It may be a while before Minnesota drivers share the road with fully autonomous vehicles that guide themselves without human assistance. Even as companies such as General Motors, Intel, Google, Tesla, and Uber invest billions of dollars into the research and development of self-driving technology, current forecasts that suggest highways will soon be filled with autonomous vehicles might be a few decades off.
For tech entrepreneurs such as Tesla CEO Elon Musk, the future of self-driving cars cannot get here fast enough, and the same goes for auto insurance industry executives who praise the safety record of the prototypes tested thus far. Google's autonomous vehicles have driven than 3 million miles with only a couple of accidents. This is certainly promising in a country where 100 people are estimated to die in traffic accidents each day.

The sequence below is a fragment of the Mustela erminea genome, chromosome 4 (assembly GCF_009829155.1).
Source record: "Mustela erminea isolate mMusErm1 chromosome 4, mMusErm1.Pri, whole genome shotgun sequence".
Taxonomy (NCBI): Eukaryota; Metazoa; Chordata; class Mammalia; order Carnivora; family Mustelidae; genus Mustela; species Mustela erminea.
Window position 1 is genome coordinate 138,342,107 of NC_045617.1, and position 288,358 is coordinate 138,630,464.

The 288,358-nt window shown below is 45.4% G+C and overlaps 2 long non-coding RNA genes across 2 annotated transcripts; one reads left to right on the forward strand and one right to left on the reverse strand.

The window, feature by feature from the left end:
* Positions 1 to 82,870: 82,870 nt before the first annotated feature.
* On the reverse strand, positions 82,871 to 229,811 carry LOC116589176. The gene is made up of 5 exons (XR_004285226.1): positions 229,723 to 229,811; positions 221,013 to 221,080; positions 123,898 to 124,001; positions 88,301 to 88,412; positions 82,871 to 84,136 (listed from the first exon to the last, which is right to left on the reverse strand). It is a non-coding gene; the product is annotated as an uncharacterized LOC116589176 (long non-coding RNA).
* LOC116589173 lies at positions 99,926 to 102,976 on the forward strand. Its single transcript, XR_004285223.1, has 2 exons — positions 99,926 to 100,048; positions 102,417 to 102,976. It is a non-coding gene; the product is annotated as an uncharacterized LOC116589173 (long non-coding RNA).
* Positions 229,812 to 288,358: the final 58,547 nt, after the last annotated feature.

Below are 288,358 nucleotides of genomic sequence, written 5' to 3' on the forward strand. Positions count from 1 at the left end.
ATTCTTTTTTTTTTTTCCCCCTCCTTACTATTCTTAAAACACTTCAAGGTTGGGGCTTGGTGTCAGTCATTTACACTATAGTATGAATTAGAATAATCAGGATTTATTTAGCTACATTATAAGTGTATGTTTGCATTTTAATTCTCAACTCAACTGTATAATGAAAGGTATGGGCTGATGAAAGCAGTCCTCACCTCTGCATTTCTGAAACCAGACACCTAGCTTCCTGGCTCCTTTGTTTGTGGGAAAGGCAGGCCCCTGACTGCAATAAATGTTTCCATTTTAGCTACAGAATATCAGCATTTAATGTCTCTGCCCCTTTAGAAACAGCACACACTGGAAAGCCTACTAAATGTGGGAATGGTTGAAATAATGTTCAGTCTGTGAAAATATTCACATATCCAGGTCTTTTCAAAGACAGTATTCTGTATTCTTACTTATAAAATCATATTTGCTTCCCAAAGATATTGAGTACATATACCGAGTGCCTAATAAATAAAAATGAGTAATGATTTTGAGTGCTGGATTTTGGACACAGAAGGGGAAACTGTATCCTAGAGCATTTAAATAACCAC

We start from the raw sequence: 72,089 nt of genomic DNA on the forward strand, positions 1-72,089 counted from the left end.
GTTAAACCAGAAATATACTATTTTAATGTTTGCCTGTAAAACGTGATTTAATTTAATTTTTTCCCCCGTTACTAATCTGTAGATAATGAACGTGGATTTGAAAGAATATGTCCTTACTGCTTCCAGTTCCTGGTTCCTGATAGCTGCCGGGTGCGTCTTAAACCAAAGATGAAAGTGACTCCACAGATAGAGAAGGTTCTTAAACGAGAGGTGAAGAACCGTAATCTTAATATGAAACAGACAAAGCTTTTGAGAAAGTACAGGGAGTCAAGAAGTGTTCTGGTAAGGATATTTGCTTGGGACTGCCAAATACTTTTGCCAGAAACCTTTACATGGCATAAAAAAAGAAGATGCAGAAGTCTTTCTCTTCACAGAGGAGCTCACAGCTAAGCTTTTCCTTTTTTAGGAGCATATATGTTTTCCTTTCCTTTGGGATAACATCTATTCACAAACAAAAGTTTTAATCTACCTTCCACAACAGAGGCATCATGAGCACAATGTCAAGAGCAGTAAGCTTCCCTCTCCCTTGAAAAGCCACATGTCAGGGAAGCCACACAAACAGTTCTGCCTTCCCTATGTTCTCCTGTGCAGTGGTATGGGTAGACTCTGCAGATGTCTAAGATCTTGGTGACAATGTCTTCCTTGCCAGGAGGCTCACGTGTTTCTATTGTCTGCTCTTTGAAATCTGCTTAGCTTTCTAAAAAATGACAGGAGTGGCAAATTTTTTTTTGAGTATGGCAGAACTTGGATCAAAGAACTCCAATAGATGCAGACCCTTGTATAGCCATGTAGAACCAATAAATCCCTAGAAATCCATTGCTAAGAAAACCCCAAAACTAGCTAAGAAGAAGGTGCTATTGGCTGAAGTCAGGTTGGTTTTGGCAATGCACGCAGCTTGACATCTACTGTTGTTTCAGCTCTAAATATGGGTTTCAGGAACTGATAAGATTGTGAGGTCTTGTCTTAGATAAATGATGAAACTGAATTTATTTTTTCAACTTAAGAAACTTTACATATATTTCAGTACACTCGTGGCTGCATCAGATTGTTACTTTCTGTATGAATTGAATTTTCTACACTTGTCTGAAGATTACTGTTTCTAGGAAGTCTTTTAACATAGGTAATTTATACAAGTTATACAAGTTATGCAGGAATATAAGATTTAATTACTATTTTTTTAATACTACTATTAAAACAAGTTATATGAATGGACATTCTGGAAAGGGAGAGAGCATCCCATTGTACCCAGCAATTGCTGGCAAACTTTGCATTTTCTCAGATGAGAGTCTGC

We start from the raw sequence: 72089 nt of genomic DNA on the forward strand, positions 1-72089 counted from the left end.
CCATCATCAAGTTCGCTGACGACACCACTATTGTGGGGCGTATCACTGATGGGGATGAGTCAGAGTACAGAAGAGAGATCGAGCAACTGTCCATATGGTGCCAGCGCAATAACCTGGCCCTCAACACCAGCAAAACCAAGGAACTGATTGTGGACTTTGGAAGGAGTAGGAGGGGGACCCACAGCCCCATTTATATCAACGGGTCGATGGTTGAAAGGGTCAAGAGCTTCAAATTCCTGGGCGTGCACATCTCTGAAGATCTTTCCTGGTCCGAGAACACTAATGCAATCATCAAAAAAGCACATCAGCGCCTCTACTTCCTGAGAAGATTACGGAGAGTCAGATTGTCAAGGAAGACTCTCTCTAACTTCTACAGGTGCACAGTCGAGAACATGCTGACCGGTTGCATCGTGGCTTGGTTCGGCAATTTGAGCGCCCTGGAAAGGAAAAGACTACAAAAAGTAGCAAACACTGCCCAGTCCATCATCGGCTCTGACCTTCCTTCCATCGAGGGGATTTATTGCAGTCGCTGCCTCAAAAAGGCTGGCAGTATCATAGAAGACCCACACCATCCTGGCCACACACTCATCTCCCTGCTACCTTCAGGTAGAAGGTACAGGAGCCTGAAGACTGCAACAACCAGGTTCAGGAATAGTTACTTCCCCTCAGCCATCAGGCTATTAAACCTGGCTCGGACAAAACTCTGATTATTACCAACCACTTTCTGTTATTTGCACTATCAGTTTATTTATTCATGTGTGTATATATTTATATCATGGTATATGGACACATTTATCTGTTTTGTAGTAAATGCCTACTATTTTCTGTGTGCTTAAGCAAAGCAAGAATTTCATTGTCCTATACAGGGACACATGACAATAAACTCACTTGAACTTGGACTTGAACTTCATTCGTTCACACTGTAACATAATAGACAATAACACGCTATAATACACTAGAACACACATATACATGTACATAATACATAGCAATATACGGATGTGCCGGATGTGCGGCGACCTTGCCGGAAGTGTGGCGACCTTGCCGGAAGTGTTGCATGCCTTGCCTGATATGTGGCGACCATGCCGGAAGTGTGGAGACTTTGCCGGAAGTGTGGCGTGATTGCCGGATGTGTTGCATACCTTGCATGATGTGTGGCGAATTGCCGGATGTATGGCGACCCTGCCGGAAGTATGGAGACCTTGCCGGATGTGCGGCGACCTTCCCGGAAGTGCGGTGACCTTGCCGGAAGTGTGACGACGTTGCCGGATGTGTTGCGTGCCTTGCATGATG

Auto industry analysts believe that Tesla will manufacture a fully capable autonomous vehicle within a few years, but this does not mean that self-driving vehicles will rule the road anytime soon. A similar situation has been experienced with fully electric vehicles, which are not selling as quickly as expected due to issues with pricing, charging stations and overall mistrust by seasoned drivers.
Car accidents will likely be reduced significantly thanks to autonomous vehicles, but the possibility exists that the software will malfunction. If and when it does happen and it results in an accident, occupants of the self-driving vehicle as well as those in other cars may suffer serious injuries. An attorney representing an injured victim might pursue damages from the developer, designer or manufacturer.